where [Mean.sub.after] is the average brightness after correction, and [Mean.sub.after] is the average brightness before correction, and constant C is the correction coefficient. [alpha] is calculated by using the difference in average brightness. It is multiplied all at once against the Von Kries coefficients of the image whose brightness exceeded standard levels and applied accordingly. If there is no difference in average brightness before and after correction, [alpha] is close to 1 and the Von Kries coefficients will be similar to before. However, when [alpha] is closer to 0, then the Von Kries coefficients become decreasing and the average brightness value of the post-correction image will be lower than before [alpha] was applied.

IV. EXPERIMENT AND RESULTS

A. Experimental Environment and Data

In order to evaluate the results of the proposed method, road driving image data provided by Hyundai Mobis were used. Table II shows the environment of the experiment for the proposed method, and Table III shows the domestic road driving image data provided by Hyundai Mobis. The image correction method based on traffic sign extraction was used and all the frames in Table III include traffic signs. The proposed method used multiple colors to maintain stable performance under various lighting environments, and lighting status was categorized by weather and time of day.

The proposed method was applied to road signs of countries which complied with the Vienna Convention on Road Signs and Signals. Three colors, red, white, and yellow, which are the most commonly used, are selected as the reference colors for the signs. For signs in the countries that do not comply with the Vienna Convention, the same method can be applied by reconstructing the colors shown in Table 1 from road sign image data to which this system is applied.

B. Experiment and Performance Measurement Method

The proposed method tested with four different weather images. The data used were all outdoor images and because there is no ground truth image to quantitatively evaluate the performance of the proposed method, a qualitative evaluation was first performed. Also, a method that configures a ground truth and test set was also added to enable quantitative evaluations.

To evaluate the proposed method quantitatively, the sunny day image was designated as the standard ground truth, and test images were created by distorting the sunny day image according to weather. The traffic sign on a sunny day was selected as the standard state with true color data, and the color of sample pixels from test image traffic signs were assumed as distorted states. By restoring these colors to the colors of the standard state, the proposed method could be evaluated quantitatively. Therefore, the sunny day image was distorted into colors on a cloudy day, rainy day, and nighttime, and the distortion method is explained below. The performance of the color constancy method for outdoor images will be evaluated by measuring the degree of color distortion between the ground truth image at a standard state and the results of applying various image enhancement methods to test images with distorted colors.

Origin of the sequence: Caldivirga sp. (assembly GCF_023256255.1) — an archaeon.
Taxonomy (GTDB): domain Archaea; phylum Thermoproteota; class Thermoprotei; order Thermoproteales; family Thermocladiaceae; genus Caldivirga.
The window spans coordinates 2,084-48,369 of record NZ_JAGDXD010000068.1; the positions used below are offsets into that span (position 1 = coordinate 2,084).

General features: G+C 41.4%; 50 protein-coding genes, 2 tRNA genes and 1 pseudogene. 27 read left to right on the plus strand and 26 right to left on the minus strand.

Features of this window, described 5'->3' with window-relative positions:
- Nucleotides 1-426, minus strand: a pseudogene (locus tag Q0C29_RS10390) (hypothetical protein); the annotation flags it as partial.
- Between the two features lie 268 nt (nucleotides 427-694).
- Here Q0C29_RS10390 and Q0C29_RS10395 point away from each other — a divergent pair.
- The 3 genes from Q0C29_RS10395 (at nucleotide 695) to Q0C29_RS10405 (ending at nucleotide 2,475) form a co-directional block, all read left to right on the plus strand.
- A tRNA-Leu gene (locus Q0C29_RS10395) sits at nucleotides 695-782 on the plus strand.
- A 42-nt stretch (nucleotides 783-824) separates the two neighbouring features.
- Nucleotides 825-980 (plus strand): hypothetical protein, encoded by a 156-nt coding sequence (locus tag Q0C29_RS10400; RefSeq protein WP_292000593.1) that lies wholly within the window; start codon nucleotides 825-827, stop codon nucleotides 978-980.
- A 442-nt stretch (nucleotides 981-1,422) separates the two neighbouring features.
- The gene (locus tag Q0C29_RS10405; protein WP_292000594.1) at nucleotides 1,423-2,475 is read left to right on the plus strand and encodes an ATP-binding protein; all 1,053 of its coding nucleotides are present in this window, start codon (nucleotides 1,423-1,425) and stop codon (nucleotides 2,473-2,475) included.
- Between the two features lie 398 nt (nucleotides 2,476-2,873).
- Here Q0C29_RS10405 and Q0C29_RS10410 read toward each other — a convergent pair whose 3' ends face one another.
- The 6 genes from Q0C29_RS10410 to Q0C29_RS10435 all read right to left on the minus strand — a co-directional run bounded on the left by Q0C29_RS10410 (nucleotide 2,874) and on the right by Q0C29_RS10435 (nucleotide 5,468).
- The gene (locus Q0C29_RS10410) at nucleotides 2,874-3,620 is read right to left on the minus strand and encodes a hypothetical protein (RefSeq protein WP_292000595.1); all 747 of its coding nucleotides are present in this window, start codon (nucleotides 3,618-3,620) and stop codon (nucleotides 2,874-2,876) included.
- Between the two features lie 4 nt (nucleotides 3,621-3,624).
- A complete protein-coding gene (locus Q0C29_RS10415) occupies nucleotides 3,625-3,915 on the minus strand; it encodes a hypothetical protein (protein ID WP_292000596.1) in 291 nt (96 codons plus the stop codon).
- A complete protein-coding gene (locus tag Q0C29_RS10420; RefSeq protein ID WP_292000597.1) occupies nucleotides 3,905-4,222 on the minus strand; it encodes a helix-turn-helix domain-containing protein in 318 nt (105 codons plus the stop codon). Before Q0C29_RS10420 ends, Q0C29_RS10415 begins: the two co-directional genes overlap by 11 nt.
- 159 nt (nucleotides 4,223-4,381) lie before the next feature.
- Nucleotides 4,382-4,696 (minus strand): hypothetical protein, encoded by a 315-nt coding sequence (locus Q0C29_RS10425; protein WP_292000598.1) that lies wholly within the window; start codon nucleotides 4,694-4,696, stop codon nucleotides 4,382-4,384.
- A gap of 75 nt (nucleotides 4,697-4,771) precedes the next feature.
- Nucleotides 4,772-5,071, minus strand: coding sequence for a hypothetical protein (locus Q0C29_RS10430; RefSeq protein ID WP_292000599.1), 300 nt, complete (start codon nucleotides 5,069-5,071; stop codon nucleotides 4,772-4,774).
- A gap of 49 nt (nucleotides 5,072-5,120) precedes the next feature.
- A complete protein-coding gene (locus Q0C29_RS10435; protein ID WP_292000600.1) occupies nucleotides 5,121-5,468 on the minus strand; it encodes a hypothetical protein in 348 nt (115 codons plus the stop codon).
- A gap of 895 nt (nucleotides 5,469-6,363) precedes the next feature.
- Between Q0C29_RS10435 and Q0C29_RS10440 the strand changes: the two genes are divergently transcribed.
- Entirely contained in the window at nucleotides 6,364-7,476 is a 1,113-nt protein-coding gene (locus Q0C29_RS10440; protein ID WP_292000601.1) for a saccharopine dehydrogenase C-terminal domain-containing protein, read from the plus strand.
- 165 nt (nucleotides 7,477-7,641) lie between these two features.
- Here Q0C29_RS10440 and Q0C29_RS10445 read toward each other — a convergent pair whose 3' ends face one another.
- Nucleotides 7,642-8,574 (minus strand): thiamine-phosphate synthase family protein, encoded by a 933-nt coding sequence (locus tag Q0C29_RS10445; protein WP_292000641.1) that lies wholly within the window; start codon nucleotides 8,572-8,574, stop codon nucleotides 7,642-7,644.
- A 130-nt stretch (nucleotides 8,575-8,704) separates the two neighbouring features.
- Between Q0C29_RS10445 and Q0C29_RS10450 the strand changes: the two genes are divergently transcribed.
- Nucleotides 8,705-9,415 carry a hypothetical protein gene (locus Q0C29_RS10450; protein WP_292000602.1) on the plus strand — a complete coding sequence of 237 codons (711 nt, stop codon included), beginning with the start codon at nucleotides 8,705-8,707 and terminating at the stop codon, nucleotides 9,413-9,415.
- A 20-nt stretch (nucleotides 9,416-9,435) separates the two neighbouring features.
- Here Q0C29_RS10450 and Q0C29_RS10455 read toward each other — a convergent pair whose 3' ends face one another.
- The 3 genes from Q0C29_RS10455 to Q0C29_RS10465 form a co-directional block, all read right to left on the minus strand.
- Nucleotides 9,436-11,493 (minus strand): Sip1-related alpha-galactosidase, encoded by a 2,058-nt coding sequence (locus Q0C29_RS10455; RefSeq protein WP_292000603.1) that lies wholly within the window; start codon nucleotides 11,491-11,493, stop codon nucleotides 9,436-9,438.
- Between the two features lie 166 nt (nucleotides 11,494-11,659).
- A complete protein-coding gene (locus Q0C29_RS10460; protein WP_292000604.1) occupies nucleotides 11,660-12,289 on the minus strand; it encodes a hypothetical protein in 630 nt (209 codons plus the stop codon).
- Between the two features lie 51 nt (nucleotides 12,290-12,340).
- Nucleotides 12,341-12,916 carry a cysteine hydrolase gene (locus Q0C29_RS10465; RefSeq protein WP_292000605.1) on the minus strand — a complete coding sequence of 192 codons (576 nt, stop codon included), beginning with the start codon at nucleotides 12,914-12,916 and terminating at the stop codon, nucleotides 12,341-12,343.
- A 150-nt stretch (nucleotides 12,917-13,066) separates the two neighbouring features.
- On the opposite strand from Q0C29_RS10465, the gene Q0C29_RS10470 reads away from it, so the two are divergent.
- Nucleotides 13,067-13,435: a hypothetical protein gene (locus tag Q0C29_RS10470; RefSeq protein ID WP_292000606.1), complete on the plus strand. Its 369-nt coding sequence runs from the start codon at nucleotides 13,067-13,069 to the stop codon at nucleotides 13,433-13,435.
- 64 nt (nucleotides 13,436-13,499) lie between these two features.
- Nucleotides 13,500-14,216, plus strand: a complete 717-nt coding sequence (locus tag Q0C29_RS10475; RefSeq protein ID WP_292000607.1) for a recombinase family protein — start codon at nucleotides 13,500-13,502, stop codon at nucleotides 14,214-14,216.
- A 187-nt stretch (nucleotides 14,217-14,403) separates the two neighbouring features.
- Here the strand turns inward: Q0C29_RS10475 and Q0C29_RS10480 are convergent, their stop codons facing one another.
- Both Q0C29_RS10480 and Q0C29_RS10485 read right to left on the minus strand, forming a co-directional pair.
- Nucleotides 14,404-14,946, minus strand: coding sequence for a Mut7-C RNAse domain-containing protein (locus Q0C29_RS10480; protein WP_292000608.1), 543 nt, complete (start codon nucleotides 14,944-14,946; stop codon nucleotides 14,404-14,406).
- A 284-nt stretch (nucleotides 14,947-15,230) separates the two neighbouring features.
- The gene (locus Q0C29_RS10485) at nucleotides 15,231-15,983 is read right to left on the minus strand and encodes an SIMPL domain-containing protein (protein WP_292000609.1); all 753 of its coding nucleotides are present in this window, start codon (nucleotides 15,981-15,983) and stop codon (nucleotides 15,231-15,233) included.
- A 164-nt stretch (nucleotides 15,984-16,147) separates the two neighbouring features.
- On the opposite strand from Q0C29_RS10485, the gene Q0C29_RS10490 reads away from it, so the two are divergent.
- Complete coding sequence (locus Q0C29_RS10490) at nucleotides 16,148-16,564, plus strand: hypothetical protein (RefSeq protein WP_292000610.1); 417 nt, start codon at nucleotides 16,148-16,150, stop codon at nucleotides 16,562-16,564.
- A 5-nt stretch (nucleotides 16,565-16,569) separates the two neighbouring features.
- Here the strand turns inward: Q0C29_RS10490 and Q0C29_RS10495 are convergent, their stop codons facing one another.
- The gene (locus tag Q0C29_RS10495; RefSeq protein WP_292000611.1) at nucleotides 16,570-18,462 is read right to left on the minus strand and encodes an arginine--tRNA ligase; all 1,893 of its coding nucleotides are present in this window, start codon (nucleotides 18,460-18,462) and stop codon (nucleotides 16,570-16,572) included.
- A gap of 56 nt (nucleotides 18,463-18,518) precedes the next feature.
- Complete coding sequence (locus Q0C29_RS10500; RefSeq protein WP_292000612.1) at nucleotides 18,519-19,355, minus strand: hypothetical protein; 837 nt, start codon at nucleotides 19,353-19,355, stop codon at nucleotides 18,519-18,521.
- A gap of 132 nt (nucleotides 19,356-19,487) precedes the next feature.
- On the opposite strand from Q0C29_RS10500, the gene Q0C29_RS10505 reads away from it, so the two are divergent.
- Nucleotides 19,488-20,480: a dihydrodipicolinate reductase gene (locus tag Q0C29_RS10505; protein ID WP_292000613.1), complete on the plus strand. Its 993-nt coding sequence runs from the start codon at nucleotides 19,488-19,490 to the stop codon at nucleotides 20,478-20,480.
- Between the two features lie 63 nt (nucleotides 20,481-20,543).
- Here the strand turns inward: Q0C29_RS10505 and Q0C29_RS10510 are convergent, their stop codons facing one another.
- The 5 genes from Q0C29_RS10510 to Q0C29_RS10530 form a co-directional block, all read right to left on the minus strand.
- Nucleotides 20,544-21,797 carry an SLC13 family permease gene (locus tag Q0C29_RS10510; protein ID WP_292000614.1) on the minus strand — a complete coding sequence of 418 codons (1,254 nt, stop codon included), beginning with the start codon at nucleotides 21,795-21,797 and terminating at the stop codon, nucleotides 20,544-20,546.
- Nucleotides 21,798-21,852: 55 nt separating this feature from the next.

The method of distorting colors in an image from sunny to cloudy days is similar to the process in Section 3. The method of selecting a standard color value is also the same as the method of selecting a standard color value for a sunny day image in Section 3.2, but the image of a distorted day is selected as the standard color value instead of a sunny day. To eliminate black pixels in the traffic sign, the pixels in the traffic sign were arranged based on the distance from white (255, 255, 255) in the RGB color space, then the central value for 80% of the pixels close to the color white was calculated. The pixel colors were not categorized according to standard colors because it is difficult to categorize standard colors using only Euclidian distance when the overall image is dark, such as those at nighttime or on cloudy days. The calculated central value represents the color of the traffic sign under distorted lighting. These color values were used to find the pixel pairs like in Section 3.3, and the Von Kries coefficients ware applied to pixels in the entire image to distort the image.

Test images were configured by distorting a sunny day image using distorted standard color values calculated from the ground truth from a sunny day as in Fig. 13 and other weathers. Thus, the difference between the ground truth and the results of correcting randomly distorted test images was measured to perform a quantitative performance evaluation. The root mean square (RMS) error and angular error were used as performance evaluation indices, and each error was calculated using Equations (8) and (9).

[mathematical expression not reproducible] (8)

[mathematical expression not reproducible] (9)

Then in Equations (8) and (9) n is the number of pixels, and A and B are the pixel RGB values before and after correction, respectively. Because the RMS error reacts sensitively to differences in pixel value for each channel, the difference between color distortion and color brightness can clearly be seen. The angular error in Equation (9) is a basic method for evaluating the color constancy method. The ground truth pixel that becomes the standard for RGB image correction and the proposed method was used to calculate the angular errors between pixels of the corrected image so that color restoration performance can be measured.

C. Experiment Results